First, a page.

Some new findings on Nicotine Addiction

Joel
Joined: 18 Dec 2008, 23:57

14 Mar 2002, 23:56 #11

For all of you science buffs out there. The article on the Internet link does not show some accompanying graphics in the actual Tribune that gave a little more detail about the mechanism that is supposed to shut off the dopamine effects. The other neurotransmitter involved is acetylcholine which is supposed to turn off the dopamine rewarding effect. Nicotine seems to block acetylcholine, so the reward mechanism of dopamine is not shut off in the presence of nicotine, making the reward effect last longer than would normally be experienced from a dopamine release initiated by a good behavior.
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childofnite GOLD.ffn
Joined: 18 Dec 2008, 23:59

15 Mar 2002, 01:47 #12

Image Hi Joel!!

Thanks so much for sharing ths article with us - It basically should be no surprise to all of us here at Freedom who have known this all along, but it sure is sweet when scientists - people other than ourselves - can substatiate our claims. Image

This article, and your subsequent post makes its way into my virtual library, to be printed off for those around me still enslaved.

Diana
7 Months, 2 Weeks, 3 Days.
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wcsdancer (Gold)
Joined: 19 Dec 2008, 00:29

15 Mar 2002, 02:25 #13

Joel, thank you again for this priceless information. I have often wondered "what are we getting out of smoking?". It doesn't produce an obvious "high" like other addictive drugs. This article answered my question and then poses others:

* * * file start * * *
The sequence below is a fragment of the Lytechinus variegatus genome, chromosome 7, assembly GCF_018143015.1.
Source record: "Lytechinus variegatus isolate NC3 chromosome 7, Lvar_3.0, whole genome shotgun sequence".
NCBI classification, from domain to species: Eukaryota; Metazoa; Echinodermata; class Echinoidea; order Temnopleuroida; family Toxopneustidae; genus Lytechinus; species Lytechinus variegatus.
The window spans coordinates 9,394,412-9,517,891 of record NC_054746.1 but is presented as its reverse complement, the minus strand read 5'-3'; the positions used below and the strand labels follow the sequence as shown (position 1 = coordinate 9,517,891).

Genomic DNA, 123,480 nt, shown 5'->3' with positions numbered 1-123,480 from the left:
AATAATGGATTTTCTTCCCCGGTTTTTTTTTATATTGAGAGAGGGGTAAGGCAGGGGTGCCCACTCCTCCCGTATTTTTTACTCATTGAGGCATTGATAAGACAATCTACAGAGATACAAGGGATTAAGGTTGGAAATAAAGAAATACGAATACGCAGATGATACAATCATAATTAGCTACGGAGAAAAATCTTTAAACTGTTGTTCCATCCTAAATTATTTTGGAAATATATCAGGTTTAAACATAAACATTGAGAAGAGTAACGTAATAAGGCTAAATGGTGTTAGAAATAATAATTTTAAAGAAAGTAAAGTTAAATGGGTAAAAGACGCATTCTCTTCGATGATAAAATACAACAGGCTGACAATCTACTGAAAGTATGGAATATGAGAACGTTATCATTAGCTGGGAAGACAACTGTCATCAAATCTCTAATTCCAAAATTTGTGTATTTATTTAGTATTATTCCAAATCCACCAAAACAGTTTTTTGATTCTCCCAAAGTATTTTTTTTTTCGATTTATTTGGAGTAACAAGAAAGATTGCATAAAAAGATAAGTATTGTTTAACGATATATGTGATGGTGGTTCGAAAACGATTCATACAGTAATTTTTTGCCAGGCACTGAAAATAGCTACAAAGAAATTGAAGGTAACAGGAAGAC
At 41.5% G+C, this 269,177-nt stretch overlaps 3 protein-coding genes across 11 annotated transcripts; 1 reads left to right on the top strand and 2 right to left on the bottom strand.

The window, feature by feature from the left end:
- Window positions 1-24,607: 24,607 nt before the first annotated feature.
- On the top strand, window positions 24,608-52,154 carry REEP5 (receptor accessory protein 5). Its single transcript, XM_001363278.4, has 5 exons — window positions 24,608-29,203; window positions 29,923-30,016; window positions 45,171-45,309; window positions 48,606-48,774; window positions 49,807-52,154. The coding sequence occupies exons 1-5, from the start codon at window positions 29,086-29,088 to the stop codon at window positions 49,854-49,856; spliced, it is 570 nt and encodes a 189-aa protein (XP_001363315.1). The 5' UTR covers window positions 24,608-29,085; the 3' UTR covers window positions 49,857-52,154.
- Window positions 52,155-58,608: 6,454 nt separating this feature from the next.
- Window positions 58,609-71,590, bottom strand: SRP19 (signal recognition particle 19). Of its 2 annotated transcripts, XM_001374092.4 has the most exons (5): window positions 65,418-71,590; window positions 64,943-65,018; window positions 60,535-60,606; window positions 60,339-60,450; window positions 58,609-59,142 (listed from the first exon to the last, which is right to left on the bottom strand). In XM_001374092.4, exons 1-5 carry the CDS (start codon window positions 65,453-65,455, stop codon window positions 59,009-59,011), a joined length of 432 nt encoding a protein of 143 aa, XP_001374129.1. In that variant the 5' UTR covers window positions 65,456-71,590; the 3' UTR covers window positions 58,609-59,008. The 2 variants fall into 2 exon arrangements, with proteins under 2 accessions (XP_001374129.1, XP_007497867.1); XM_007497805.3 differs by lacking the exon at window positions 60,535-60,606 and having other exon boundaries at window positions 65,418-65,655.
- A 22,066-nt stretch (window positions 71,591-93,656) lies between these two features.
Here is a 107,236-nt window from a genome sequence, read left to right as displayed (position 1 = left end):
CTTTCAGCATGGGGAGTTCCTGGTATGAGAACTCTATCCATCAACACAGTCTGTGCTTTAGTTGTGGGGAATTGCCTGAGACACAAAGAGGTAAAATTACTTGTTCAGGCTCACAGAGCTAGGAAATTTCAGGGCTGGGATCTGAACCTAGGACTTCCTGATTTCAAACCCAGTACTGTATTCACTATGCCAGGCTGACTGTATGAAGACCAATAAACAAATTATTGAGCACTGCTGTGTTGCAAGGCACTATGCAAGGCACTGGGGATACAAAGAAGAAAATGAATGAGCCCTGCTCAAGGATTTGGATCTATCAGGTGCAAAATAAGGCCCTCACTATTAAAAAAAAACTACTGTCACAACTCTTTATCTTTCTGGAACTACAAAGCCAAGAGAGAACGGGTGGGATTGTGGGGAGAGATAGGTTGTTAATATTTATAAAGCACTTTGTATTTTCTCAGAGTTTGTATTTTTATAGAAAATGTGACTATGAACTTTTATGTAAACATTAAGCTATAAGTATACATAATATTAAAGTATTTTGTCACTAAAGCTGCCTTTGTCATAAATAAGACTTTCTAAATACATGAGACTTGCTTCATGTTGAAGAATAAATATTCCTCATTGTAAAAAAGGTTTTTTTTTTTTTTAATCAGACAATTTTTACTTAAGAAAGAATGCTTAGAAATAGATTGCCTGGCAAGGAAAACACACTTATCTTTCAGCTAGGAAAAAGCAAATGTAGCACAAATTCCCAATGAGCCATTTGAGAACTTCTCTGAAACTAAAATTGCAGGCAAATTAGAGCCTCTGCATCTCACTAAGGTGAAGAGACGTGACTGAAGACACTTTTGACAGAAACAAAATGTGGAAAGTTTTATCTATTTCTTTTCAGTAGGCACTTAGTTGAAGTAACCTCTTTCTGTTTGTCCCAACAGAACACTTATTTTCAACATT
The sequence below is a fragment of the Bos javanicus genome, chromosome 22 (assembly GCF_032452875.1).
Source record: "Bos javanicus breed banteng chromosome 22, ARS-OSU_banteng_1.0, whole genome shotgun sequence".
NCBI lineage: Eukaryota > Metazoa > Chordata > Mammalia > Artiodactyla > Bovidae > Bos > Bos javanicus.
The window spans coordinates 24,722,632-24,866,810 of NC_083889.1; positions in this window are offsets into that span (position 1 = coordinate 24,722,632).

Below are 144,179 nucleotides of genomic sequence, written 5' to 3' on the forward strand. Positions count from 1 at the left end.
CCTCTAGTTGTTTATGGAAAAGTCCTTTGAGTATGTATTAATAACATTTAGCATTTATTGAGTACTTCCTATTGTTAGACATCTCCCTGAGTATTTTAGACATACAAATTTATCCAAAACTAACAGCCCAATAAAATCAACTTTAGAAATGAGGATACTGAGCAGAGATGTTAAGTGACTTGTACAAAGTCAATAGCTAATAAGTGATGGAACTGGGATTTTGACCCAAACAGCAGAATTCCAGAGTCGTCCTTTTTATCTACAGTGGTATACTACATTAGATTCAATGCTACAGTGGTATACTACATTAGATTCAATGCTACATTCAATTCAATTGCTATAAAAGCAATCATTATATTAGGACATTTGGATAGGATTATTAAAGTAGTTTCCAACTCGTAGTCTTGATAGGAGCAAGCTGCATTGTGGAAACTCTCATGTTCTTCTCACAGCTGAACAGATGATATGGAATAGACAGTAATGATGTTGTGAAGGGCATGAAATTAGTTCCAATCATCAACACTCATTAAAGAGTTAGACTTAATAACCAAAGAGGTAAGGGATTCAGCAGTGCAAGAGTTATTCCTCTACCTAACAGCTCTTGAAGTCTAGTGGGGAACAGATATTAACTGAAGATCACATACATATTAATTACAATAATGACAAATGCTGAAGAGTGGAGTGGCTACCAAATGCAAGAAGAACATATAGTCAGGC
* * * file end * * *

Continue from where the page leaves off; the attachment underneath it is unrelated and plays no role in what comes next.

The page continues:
What happens to our dopamine production when we quit? Do these years of abuse permanently affect us? Is this why some of us experience depression right after quitting? How do we restore normal function to this part of our brain?

Why did the craving for nicotine seem even stronger after a surge in dopamine from natural dopamine producers such as the events mentioned in the article?:

"Experiences such as falling in love, getting a big promotion, coloring between the lines for the first time, seeing your baby's smile and winning the lottery promote some of the biggest dopamine jolts. Eating a good meal, making a new friend, taking a walk on the first morning of spring, working a crossword puzzle and other less intense learning experiences get less of the pleasure chemical"

Understanding this addiction has been the key to beating it. Knowledge is more powerful than dopamine apparently! Or maybe knowledge produces dopamine?!

*Candy* 4months+
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Rosemary (Gold)
Joined: 19 Dec 2008, 00:04

15 Mar 2002, 02:47 #14

I heard a discussion about this on National Public Radio this morning. I was going to post the info I got, but it seems that you have beat me to it.

As I listened this morning, I was even more amazed that I got out from under this addiction. I also felt cheated. I thought of all the times I was unhappily sitting unstill at a non-smoker's house. I wonder if that vauge unease that I got at the thought of visiting some of our friends was simply because they did not let me smoke at their houses. I am sorry that I have spent 23 years of my life using a drug just to experience normal feelings of contentment and happiness.